And in those venues in front of the mostly teens and young adults who came to them, the careers of an awful lot of now-staple classic rock bands took flight, including the Doors, The Byrds, The Mamas and the Papas, Love, Buffalo Springfield, The Turtles, and Frank Zappa.
The Strip also served as the unofficial birthplace of garage rock (The Seeds, The Electric Prunes, The Music Machine) as well as home to bands with only-of-the-times names like the Peanut Butter Conspiracy, the Chocolate Watchband, and the Peppermint Trolley Company.
With a die-hard record collector geek’s eye, Priore’s exhaustively researched an annotated tome tells the history of the location, bands, and audience who came together just at the right time to make a huge impact on pop culture between 1965-1967. And while San Francisco and their hippie-centric bands would later get the lion’s share of the press and historical glory, the acts who played clubs like the Whisky-a-Go-Go, Ciro’s, the Troubadour, and Gazzari’s were just as important.
One of the great things about Riot is the pictures, as Priore eschews familiar publicity shots for scores of informal and concert photos, many of which actually point their lenses into the crowd (we see future actress Teri Garr and “Mickey” singer Toni Basil frenetically dancing). In fact, the book goes to great lengths to theorize that the audiences and their levels of activity were symbiotic with the music, creating a real community between performers and audience.
If the book has a weak point, it is Priore’s reliance on encyclopedia-style prose, with a standard biographical profile of one band slipping right into the next. Chock full of information, yes, but it doesn’t make for the liveliest of reading – layers of a quilt that could use a little more stitching together. Separate chapters on Sunset Strip art, culture, clubs, and TV/movies are likewise not necessarily crucial to the general reader.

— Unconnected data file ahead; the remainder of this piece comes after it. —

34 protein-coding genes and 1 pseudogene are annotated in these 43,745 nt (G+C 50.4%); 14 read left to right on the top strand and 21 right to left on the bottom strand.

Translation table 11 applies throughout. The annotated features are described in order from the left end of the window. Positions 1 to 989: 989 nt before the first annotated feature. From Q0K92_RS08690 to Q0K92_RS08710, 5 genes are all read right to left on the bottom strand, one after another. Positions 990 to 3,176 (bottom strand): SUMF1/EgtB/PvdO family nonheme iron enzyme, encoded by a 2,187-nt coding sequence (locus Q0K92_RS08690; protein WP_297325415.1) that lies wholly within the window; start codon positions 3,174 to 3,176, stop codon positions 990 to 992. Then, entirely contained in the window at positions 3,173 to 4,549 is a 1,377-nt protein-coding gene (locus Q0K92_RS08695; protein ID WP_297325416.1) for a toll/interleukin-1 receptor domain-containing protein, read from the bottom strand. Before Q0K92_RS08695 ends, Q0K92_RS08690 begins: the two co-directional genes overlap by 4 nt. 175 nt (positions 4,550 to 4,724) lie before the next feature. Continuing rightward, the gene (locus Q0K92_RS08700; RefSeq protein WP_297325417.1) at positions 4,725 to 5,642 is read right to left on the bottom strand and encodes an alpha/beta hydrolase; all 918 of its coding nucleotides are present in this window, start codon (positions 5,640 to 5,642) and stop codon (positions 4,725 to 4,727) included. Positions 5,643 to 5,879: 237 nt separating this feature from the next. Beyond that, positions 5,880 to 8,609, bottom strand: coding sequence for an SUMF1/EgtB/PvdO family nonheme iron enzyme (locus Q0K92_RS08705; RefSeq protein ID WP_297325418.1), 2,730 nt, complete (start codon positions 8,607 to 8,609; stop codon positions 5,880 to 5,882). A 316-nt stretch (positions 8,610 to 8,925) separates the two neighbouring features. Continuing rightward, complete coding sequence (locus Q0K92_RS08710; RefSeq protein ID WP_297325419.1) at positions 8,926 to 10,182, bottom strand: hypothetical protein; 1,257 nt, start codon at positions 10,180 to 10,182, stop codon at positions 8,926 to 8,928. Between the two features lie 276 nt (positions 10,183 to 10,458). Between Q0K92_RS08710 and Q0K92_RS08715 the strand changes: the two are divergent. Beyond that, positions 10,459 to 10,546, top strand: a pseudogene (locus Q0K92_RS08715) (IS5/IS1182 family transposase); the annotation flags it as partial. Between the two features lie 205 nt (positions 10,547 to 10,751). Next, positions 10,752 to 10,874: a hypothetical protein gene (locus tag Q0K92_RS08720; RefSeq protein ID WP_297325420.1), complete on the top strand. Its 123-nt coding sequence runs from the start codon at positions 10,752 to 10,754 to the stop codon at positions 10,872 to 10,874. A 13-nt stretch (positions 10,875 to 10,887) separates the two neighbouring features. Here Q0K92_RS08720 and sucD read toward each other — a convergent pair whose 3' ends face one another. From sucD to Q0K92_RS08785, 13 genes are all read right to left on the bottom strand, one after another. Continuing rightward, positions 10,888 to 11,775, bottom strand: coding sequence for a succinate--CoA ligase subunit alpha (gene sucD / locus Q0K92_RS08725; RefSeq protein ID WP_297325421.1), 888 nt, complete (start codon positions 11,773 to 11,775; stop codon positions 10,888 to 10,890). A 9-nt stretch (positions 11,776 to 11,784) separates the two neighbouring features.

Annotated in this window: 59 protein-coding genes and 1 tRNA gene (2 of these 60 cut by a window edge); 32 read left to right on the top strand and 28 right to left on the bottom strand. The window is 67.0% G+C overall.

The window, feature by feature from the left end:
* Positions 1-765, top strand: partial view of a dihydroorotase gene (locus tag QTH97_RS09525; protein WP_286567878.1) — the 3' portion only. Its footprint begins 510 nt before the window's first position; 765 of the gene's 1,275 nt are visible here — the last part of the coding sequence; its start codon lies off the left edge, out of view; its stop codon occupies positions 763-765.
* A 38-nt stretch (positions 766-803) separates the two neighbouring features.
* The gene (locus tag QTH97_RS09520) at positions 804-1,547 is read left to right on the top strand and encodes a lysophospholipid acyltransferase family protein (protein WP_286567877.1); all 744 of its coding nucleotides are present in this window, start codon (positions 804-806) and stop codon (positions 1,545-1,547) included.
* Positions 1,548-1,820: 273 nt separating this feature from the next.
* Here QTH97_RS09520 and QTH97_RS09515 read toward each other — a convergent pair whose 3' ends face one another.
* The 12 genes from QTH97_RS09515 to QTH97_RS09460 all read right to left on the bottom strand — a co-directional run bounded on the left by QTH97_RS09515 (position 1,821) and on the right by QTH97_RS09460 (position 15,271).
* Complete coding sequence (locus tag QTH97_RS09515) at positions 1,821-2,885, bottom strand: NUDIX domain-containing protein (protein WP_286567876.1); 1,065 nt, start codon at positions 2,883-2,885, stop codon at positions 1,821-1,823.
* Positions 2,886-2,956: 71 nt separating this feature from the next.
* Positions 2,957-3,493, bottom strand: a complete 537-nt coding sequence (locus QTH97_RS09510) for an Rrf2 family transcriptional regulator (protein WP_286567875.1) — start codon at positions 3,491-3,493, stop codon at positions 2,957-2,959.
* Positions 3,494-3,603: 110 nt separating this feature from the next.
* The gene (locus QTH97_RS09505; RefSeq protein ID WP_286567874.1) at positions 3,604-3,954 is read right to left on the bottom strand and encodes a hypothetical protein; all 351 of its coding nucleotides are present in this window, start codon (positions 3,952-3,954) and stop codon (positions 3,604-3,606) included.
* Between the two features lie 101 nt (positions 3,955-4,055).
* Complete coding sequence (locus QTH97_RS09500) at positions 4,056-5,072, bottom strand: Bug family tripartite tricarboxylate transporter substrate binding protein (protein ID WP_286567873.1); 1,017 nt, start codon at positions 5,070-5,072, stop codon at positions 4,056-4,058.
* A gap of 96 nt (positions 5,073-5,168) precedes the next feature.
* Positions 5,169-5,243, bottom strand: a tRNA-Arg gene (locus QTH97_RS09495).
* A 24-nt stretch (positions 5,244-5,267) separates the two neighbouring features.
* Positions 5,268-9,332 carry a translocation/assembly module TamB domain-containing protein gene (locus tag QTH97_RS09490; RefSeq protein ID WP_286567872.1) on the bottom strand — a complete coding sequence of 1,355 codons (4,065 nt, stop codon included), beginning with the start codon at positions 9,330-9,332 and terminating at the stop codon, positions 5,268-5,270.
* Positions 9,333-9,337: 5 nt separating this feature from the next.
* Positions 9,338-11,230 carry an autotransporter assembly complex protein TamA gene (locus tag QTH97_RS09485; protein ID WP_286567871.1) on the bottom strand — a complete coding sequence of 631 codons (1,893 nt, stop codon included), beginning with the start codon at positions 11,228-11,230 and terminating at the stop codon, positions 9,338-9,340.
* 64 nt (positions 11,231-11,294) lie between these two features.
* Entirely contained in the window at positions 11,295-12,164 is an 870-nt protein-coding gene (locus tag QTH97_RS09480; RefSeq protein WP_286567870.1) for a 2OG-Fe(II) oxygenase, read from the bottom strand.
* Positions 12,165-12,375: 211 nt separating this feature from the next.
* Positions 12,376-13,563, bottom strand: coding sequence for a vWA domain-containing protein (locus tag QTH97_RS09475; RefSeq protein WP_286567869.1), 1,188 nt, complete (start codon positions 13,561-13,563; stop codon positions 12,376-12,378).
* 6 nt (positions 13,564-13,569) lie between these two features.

Like a lot of other cultural movements, though, it was the very popularity of the Sunset Strip that led to its demise. City leaders – who wanted to turn the area into a financial district – were not exactly happy with the thousands of strange-looking longhairs descending on the area to dance lasciviously to bizarre-sounding music. So they started instituting policies on curfews, loitering, noise levels, and club capacity enforced by an all-too-happy-to-do so L.A. police force.
Tensions between kids and cops boiled over on several nights in November 1966, leading to the riots of the book’s title, which it shares with a quickie movie later made of the events. Stephen Stills – then a member of Buffalo Springfield – memorialized the incidents in the then-incendiary “For What It’s Worth” which included the stanza “There’s something happenin’ here. What it is ain’t exactly clear. There’s a man with a gun over there, tellin’ me I’ve got to beware.”
By the next year, audiences had either dissipated or grown up, clubs shuttered, and the acts that you used to be able to hang out with at the bar went on to national prominence. Later years would see the Strip play home to the birth of hair metal, but the good vibes were never the same. Today, the Whisky-a-Go-Go is just the Whisky, with its pay-to-play nights and beefy bouncers with headsets a far cry from its fresh and free-form origins.
All in all, Riot on Sunset Strip brings the era, the people, and the music roaring back to a coffee table near you. And without any bruises from nightsticks! -- Bob Ruggiero
Riot on Sunset Strip – Rock ‘n Roll’s Last Stand in Hollywood, by Domenic Priore, 288 pp., $29.95, Jawbone Press